I had the good fortune to attend the launch event Mossberg hosted at Gunsite Academy for the new MC2c pistol (it was the same event as the 940 JM Pro I related earlier). Most of the other writers and editors who had attended the MC1sc launch were also in attendance, and it makes sense--the MC2 and the MC1sc are kinda pretty closely related. Think of the MC2c as the MC1sc’s bigger brother. Where the MC1sc is a single-stack, the MC2c is a double; the MC2c is currently designated as a “c” for compact (as opposed to “sc” for subcompact). Yes, this opens the door to an MC2[blank] for a full-size pistol, and possibly an MC2sc as well.
Everything we liked about the MC1sc has been carried over into the slightly larger MC2c. It’s the same easy takedown without tools or needing to pull the trigger, it uses the same flat-face trigger with excellent takeup and reset and the overall feel is that of a slightly bigger MC1. What’s different? The grip is slightly more textured for better control, the gun is slightly larger overall and capacity has been increased to 13 rounds. It’s a double-stack as opposed to the single stack of the MC1, yet overall width is pretty close. The MC2 ships with two magazines: one flush-fit 13-round and one extended 15-round variant. Also, in stark contrast to the MC1’s clear-polymer magazines, the MC2 comes with steel variants, each marked with “Made in Italy,” a clue as to the nature of origin…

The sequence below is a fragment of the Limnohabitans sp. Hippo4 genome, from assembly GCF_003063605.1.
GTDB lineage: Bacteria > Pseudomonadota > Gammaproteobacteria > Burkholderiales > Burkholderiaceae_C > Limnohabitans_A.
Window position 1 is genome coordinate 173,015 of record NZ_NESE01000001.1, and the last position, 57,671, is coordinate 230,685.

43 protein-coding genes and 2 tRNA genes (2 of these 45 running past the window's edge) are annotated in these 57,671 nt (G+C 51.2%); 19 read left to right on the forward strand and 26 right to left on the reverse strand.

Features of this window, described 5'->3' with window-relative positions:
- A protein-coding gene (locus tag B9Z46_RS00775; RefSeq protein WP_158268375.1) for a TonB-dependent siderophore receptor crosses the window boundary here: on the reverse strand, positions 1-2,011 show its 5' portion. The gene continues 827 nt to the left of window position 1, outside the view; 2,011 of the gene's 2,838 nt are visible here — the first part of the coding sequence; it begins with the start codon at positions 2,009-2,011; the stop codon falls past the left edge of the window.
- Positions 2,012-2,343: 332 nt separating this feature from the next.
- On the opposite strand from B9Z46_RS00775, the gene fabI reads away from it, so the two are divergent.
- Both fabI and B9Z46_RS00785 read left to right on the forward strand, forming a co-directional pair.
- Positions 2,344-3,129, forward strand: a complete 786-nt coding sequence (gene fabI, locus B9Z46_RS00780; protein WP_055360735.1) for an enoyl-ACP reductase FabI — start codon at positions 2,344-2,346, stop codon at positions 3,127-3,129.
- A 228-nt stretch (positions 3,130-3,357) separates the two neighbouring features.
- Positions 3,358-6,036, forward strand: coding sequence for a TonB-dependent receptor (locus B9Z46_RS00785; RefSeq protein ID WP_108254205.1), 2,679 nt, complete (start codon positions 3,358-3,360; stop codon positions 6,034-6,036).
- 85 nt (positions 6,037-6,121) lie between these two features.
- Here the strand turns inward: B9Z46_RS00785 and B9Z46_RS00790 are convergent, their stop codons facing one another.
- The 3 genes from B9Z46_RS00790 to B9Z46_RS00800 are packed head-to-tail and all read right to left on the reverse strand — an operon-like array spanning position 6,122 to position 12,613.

What could use a little improvement? Several people at the event had trouble with the magazine release, specifically that it was just a tad too light. With a strong support hand grip, the magazine release could be activated, resulting in, well, the magazine being released. Mossberg, to its credit, really does these events right: the Mossberg contingent included several engineers who worked on the MC2c. These engineers not only examined the pistols, they observed the shooters who were experiencing problems with the magazine release—and were already working to fix the issue before we even left the shooting range. Production MC2cs should not have this problem, and we expect the pistol we receive for testing will be fine.
Mossberg's new MC2c in its native habit: on the range
Another item that some felt could be improved upon, and this is carried over from the MC1, is the sights. The MC1, and now it’s larger sibling MC2, has a standard three-white-dot sighting arrangement in standard issue. A model with night sights will be available, but currently only the one setup is offered. The more serious shooters took to blacking out the rear dots, leaving a flat-black rear sight and a single white dot up front, something that had been done at the MC1 launch last year. Like the MC1, though, the MC2 uses standard SIG Sauer-based sights in a dovetail (#8), so replacing sights should be pretty simple as well.